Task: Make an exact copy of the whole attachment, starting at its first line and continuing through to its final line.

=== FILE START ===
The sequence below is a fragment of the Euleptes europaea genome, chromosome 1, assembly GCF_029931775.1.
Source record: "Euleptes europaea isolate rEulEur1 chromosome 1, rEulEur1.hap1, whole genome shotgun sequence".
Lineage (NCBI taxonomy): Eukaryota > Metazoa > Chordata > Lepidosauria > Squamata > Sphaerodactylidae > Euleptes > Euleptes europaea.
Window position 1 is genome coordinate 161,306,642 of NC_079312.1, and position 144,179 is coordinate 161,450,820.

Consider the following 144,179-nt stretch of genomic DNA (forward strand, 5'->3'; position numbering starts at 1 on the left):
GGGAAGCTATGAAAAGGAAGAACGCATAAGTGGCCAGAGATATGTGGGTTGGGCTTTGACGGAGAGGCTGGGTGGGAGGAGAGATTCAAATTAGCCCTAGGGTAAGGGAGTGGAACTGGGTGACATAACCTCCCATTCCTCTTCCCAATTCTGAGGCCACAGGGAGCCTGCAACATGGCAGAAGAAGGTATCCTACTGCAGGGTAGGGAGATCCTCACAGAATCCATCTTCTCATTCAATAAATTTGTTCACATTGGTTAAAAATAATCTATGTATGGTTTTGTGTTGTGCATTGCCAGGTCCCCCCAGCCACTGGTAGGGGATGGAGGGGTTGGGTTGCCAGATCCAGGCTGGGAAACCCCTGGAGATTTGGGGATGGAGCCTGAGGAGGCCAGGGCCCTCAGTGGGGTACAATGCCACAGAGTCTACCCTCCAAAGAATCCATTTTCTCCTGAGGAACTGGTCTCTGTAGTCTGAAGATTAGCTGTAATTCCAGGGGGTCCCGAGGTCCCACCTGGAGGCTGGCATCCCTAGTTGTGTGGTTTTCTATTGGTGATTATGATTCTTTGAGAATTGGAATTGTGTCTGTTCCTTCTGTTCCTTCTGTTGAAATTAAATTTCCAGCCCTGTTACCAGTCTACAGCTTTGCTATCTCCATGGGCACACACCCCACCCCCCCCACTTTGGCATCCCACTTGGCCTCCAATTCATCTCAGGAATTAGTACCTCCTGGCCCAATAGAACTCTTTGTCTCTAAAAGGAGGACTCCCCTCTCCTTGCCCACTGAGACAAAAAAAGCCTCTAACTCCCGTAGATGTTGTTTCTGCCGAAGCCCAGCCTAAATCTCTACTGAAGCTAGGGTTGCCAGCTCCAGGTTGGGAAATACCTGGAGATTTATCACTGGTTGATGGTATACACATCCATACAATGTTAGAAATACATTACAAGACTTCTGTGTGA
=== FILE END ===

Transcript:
The sequence below is a fragment of the Euleptes europaea genome, chromosome 1, assembly GCF_029931775.1.
Source record: "Euleptes europaea isolate rEulEur1 chromosome 1, rEulEur1.hap1, whole genome shotgun sequence".
Lineage (NCBI taxonomy): Eukaryota > Metazoa > Chordata > Lepidosauria > Squamata > Sphaerodactylidae > Euleptes > Euleptes europaea.
Window position 1 is genome coordinate 161,306,642 of NC_079312.1, and position 144,179 is coordinate 161,450,820.

Consider the following 144,179-nt stretch of genomic DNA (forward strand, 5'->3'; position numbering starts at 1 on the left):
GGGAAGCTATGAAAAGGAAGAACGCATAAGTGGCCAGAGATATGTGGGTTGGGCTTTGACGGAGAGGCTGGGTGGGAGGAGAGATTCAAATTAGCCCTAGGGTAAGGGAGTGGAACTGGGTGACATAACCTCCCATTCCTCTTCCCAATTCTGAGGCCACAGGGAGCCTGCAACATGGCAGAAGAAGGTATCCTACTGCAGGGTAGGGAGATCCTCACAGAATCCATCTTCTCATTCAATAAATTTGTTCACATTGGTTAAAAATAATCTATGTATGGTTTTGTGTTGTGCATTGCCAGGTCCCCCCAGCCACTGGTAGGGGATGGAGGGGTTGGGTTGCCAGATCCAGGCTGGGAAACCCCTGGAGATTTGGGGATGGAGCCTGAGGAGGCCAGGGCCCTCAGTGGGGTACAATGCCACAGAGTCTACCCTCCAAAGAATCCATTTTCTCCTGAGGAACTGGTCTCTGTAGTCTGAAGATTAGCTGTAATTCCAGGGGGTCCCGAGGTCCCACCTGGAGGCTGGCATCCCTAGTTGTGTGGTTTTCTATTGGTGATTATGATTCTTTGAGAATTGGAATTGTGTCTGTTCCTTCTGTTCCTTCTGTTGAAATTAAATTTCCAGCCCTGTTACCAGTCTACAGCTTTGCTATCTCCATGGGCACACACCCCACCCCCCCCACTTTGGCATCCCACTTGGCCTCCAATTCATCTCAGGAATTAGTACCTCCTGGCCCAATAGAACTCTTTGTCTCTAAAAGGAGGACTCCCCTCTCCTTGCCCACTGAGACAAAAAAAGCCTCTAACTCCCGTAGATGTTGTTTCTGCCGAAGCCCAGCCTAAATCTCTACTGAAGCTAGGGTTGCCAGCTCCAGGTTGGGAAATACCTGGAGATTTATCACTGGTTGATGGTATACACATCCATACAATGTTAGAAATACATTACAAGACTTCTGTGTGA